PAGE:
Democracy Promotion Under Obama: Finding a Way ForAs President Barack Obama and his team define the contours of a new U.S. foreign policy, one of their many challenges is to reformulate U.S. policy on democracy promotion. President George W. Bush elevated the profile of U.S. democracy promotion but then badly tarnished it. By relentlessly associating it with the Iraq war and regime change, he caused many in the world to see it as a hypocritical cover for aggressive interventionism serving U.S. security needs.

By casting the war on terrorism as a global “freedom agenda,” yet cultivating close ties with autocratic regimes helpful on counterterrorism, he provoked justifiable charges of double standards. And by condoning U.S. abuses of the rule of law and human rights against persons caught in America’s antiterrorism net, he badly damaged America’s standing as a global symbol of democracy.

Some of President Obama’s initial actions offer a valuable start in a necessary process of dissociating the United States from this unfortunate legacy. Just by being elected, Obama sent a ringing signal to the world of the renewal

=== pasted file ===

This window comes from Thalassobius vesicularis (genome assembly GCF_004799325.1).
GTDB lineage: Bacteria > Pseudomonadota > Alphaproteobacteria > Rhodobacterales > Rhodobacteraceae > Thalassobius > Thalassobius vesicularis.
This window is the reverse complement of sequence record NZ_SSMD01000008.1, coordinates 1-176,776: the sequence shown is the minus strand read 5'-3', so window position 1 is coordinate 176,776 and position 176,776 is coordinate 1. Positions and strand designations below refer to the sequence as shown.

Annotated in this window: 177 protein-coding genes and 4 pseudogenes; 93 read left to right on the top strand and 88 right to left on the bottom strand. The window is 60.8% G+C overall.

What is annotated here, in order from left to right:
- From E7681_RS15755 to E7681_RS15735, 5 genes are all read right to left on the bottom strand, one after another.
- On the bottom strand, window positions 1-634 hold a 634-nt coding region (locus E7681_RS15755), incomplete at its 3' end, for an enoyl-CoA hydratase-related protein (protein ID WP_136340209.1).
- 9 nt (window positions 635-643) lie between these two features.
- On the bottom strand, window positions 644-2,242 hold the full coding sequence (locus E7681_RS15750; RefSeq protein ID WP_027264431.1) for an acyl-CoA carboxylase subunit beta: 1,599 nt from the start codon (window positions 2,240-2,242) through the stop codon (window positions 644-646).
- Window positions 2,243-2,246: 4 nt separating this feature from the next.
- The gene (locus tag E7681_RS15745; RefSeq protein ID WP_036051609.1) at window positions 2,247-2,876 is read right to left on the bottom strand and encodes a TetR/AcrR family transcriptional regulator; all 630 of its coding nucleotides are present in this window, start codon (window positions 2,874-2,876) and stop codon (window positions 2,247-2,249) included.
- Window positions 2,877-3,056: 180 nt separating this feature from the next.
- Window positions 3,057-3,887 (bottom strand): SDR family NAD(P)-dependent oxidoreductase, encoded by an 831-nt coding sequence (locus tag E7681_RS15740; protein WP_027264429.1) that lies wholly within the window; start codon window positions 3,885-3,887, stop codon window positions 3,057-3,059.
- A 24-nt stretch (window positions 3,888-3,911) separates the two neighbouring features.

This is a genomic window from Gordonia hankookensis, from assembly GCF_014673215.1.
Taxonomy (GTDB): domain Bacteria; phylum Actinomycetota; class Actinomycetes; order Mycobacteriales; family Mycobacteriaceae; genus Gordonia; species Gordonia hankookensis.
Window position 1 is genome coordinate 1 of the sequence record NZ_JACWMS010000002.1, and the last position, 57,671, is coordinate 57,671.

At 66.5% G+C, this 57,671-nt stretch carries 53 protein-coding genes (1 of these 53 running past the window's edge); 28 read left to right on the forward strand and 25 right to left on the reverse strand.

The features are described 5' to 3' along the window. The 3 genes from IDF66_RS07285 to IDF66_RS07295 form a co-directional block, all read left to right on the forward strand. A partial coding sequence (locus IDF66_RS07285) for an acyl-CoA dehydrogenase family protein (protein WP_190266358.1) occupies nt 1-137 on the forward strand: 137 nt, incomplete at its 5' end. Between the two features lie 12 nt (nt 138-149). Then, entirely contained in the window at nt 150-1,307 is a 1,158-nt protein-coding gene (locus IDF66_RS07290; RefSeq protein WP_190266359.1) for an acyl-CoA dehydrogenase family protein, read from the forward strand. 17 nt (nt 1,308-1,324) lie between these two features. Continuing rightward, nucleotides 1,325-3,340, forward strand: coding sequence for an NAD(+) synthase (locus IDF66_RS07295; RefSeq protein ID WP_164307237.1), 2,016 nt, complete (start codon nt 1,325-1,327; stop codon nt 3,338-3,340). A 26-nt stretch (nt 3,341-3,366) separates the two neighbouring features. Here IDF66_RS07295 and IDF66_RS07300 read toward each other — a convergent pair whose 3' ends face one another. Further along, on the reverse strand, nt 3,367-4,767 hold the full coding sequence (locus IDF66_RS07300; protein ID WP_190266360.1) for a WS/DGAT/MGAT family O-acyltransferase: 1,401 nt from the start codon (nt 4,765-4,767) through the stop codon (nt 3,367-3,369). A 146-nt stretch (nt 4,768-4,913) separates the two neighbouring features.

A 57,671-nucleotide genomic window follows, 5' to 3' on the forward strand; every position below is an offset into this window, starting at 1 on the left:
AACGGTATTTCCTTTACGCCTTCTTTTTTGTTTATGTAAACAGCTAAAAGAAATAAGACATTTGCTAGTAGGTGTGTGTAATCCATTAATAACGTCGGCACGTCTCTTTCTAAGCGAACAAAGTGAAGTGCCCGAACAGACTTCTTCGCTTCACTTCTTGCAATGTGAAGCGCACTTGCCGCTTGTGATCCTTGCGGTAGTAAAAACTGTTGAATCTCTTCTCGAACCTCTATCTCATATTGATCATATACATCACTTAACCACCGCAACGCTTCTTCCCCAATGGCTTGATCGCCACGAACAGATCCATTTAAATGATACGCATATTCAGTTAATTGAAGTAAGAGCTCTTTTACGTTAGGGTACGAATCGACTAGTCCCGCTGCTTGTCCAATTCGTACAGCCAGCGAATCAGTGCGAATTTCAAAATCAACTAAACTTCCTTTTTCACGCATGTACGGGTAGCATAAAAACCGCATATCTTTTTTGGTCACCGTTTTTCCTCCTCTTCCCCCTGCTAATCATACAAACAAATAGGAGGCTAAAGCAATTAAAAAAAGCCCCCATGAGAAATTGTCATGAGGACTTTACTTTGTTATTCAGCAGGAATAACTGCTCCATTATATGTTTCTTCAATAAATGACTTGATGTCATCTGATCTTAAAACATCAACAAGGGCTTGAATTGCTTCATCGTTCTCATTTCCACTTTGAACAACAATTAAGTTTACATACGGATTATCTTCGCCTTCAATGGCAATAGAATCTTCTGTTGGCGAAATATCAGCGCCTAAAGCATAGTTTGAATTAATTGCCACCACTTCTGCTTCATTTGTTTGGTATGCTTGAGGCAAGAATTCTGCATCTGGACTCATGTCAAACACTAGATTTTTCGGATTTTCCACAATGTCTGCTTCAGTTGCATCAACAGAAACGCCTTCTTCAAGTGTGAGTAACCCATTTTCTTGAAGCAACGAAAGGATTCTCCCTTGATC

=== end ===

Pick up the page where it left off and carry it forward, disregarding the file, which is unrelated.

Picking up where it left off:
of American democracy and the power of the democratic idea.

His immediate order to close the Guantánamo Bay detention facility within a year and additional subsequent actions to reverse other legally problematic parts of the war on terrorism added momentum to the rejuvenation of America’s global democratic standing. His sober approach to Iraq—talking about it as a daunting policy challenge rather than as a shining example of U.S. democracy promotion—halts a long, painful delegitimization of the democracy promotion concept. His expressed openness to diplomatic engagement with hostile governments has put the regime-change line to rest.

Key Conclusions

  • The Bush’s administration’s highly problematic legacy on democracy promotion and general pessimism about the global state of democracy create pressure on the Obama administration to pull the United States substantially back from supporting democracy abroad.
  • Although dissociating U.S. democracy support from the errors of the Bush approach is crucial, a broad realist corrective of U.S. policy is not necessary.
  • The way forward for Obama will be more about changing how the United States goes about supporting
    democracy abroad than about what emphasis to place on democracy relative to other interests.
  • Cardinal values of Obama’s political philosophy and style—non-confrontational, measured, persistent,
    bipartisan, cooperative, effective, and empowering—provide a natural basis for a new framework to help the United States regain its place as a respected, trusted, and influential ally of democracy around the world.